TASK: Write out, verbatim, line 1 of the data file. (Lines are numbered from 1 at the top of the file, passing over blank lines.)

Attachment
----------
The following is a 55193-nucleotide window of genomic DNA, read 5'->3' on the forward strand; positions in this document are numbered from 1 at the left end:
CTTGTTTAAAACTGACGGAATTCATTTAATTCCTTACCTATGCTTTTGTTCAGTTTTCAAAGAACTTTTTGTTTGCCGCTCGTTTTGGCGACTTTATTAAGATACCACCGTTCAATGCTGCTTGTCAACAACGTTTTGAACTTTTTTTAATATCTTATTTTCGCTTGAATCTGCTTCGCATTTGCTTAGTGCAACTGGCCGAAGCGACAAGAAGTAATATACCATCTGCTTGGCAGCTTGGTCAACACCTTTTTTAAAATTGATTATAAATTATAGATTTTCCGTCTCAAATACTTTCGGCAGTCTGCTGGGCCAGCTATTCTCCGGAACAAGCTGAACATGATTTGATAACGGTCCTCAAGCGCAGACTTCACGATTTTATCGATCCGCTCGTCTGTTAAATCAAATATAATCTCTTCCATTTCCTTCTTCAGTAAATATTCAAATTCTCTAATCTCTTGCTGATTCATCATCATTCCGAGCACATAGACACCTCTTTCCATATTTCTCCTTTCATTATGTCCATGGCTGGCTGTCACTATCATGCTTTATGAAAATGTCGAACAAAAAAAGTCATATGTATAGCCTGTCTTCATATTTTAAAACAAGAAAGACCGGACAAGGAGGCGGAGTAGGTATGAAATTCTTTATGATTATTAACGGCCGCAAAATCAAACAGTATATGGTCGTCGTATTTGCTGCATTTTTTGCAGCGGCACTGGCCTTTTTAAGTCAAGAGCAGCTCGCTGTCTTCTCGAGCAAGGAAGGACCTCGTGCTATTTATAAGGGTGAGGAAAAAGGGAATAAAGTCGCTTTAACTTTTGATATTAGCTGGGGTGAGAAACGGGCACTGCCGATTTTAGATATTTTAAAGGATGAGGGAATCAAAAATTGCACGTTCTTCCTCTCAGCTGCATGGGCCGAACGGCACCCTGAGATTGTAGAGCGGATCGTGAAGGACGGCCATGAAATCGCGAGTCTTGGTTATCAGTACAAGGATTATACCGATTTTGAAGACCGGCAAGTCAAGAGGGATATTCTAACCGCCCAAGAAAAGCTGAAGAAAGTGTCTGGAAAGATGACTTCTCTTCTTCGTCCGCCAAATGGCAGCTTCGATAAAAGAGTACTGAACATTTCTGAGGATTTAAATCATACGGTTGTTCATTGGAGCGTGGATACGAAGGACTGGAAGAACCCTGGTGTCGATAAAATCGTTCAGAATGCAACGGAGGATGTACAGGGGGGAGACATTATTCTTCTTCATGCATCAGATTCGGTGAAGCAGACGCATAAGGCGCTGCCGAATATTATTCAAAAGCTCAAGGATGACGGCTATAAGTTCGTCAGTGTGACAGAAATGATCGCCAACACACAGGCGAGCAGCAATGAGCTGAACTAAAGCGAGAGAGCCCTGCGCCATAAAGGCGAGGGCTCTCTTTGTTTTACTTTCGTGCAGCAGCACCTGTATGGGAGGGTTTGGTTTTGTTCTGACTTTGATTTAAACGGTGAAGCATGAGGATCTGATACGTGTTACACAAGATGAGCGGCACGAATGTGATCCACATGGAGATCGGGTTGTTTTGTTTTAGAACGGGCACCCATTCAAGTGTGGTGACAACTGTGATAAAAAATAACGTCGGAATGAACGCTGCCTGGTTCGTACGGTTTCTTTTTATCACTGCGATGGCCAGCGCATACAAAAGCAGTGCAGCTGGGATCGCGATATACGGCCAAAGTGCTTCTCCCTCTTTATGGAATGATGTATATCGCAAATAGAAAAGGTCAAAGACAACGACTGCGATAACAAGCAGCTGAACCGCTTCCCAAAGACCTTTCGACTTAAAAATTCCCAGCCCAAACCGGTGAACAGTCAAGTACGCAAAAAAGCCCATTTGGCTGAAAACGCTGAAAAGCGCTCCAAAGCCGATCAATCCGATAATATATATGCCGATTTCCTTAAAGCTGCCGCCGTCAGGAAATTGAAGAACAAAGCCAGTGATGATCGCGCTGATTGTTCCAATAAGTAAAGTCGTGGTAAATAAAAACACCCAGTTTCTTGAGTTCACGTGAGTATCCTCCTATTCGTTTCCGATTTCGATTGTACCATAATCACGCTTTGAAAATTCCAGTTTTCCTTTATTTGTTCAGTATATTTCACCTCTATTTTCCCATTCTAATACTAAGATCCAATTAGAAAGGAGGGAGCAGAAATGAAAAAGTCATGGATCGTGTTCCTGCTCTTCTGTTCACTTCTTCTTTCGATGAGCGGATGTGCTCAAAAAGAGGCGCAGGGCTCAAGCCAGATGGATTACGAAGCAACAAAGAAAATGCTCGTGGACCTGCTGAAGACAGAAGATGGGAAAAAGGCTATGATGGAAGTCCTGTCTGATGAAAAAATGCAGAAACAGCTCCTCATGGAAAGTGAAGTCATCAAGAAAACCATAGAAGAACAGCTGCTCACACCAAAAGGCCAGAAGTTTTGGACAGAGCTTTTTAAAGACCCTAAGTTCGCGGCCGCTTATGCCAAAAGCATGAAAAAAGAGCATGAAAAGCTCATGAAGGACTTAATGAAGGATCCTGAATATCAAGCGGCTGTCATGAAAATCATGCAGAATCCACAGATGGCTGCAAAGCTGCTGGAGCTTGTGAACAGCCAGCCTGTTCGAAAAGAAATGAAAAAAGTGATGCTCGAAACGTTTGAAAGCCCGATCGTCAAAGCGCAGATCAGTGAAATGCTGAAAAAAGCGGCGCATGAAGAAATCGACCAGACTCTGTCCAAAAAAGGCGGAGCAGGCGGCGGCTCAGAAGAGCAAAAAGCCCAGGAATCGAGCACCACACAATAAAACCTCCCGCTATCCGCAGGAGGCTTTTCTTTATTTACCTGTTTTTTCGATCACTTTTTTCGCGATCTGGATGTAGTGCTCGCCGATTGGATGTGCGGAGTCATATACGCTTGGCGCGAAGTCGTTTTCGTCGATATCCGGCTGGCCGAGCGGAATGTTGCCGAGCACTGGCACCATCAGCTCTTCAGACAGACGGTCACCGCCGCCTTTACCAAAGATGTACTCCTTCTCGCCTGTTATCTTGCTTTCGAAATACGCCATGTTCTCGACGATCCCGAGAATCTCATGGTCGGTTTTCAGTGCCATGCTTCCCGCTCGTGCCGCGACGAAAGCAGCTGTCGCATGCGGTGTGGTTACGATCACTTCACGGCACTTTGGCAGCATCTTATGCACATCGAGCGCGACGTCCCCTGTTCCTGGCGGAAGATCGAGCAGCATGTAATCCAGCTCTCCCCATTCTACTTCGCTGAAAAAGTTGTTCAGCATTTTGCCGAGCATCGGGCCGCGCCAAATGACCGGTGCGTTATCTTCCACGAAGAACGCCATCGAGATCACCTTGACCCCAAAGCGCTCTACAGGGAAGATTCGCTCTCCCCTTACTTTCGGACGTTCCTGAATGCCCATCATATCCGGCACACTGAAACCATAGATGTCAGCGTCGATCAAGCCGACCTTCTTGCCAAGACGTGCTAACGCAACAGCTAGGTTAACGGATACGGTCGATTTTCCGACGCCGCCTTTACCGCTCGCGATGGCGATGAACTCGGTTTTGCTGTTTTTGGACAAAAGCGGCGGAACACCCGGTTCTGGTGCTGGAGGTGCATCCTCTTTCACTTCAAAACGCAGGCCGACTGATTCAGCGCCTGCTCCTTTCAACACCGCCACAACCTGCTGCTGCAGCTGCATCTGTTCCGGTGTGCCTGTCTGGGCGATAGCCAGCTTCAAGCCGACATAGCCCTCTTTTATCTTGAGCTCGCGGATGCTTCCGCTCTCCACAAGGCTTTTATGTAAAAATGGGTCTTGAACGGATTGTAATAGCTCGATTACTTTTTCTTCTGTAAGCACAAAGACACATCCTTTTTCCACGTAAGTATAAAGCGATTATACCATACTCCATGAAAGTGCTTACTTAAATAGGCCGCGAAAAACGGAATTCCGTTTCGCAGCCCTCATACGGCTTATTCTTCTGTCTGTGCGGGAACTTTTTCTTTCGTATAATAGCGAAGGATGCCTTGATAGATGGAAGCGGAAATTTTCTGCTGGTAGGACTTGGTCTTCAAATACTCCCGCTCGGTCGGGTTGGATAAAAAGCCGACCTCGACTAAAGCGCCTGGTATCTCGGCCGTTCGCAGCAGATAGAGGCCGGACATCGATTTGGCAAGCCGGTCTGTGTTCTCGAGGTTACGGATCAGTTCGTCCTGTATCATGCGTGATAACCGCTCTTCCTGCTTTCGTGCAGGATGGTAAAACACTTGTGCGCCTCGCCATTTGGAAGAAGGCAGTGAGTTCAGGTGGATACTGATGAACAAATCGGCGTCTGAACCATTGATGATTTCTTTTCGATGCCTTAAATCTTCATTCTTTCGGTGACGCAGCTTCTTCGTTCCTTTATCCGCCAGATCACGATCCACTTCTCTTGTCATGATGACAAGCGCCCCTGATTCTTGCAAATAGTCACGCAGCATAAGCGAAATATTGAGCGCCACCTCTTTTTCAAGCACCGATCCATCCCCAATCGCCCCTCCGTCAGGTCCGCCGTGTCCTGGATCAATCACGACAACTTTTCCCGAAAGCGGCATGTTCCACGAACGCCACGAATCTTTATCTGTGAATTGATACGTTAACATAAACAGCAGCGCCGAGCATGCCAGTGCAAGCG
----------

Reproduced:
The following is a 55193-nucleotide window of genomic DNA, read 5'->3' on the forward strand; positions in this document are numbered from 1 at the left end: